EU against relocation of embassies to Jerusalem

Report: EU officials tried to approve clause preventing member states from opening diplomatic missions in Israeli capital.

Elad Benari,

European Union
European Union
iStock

The European Union (EU) tried to prevent the continued trend of member states opening representative offices in Jerusalem but the initiative failed, Kan 11 News reported on Wednesday.

According to the report, the EU did not like the decision of some European countries to open economic offices in Jerusalem and senior officials tried to lead to the drafting of an official document that would obligate all EU member states and determine, "Until a final agreement on Jerusalem is reached, the EU and its member states will continue to respect the international agreement on the location of the diplomatic missions."

Israel understood that such a decision would eliminate the chances of continuing to pressure European countries to relocate their embassies or open a diplomatic representation in the capital.

However, consent of all the EU member states was needed in order to publish the document, and the Czech Republic and Hungary, member states which are considered close friends of Israel, were required to agree to the document and thwarted it.

Prime Minister Binyamin Netanyahu has in recent years strengthened ties with the two countries, which are not among the largest in the EU but are vocal opponents to anti-Israel moves.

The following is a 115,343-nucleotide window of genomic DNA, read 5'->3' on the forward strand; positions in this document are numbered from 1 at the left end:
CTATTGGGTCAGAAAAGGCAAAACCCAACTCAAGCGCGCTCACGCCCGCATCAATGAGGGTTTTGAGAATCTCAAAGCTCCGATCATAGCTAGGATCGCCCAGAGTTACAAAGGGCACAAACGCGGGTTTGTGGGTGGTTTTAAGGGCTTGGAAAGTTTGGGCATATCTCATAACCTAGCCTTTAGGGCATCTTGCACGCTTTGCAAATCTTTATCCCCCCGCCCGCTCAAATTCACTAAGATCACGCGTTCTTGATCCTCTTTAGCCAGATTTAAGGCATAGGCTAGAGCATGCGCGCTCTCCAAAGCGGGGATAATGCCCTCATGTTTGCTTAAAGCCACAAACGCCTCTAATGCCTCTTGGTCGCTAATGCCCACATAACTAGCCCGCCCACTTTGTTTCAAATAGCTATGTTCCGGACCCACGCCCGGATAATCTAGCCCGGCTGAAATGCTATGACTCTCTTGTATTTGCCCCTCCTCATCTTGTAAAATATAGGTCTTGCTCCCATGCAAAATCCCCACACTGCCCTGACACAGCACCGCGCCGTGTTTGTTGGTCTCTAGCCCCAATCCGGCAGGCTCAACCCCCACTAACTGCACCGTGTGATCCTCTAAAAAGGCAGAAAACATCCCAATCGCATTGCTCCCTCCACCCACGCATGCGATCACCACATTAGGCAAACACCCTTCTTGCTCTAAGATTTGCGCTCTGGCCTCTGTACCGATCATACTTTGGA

Hungary opened a new trade office in western Jerusalem this past March, fulfilling a pledge by Prime Minister Viktor Orban to do so.

Last November, the Czech Republic opened the Czech House in Jerusalem, which will include representatives of the Czech government as the first stage before the embassy is transferred to the capital.

The Czech Republic recognized Jerusalem as the capital of Israel in December of 2017, following US President Donald Trump's recognition of the city as Israel's capital.

EU sources responded to the report and told Arutz Sheva:

"The EU and its Member States have a clear and united position on Jerusalem, set out in Council conclusions and statements, is well known and remains unchanged.

"It was reiterated in European Council Conclusions in December 2017, and most recently in the 22 January EU Statement on behalf of the 28, delivered to the UN Security Council.

"The European Union and its Member States will continue to respect the international consensus on Jerusalem, including on the location of their diplomatic representations, until the final status is resolved through direct negotiations between the parties."




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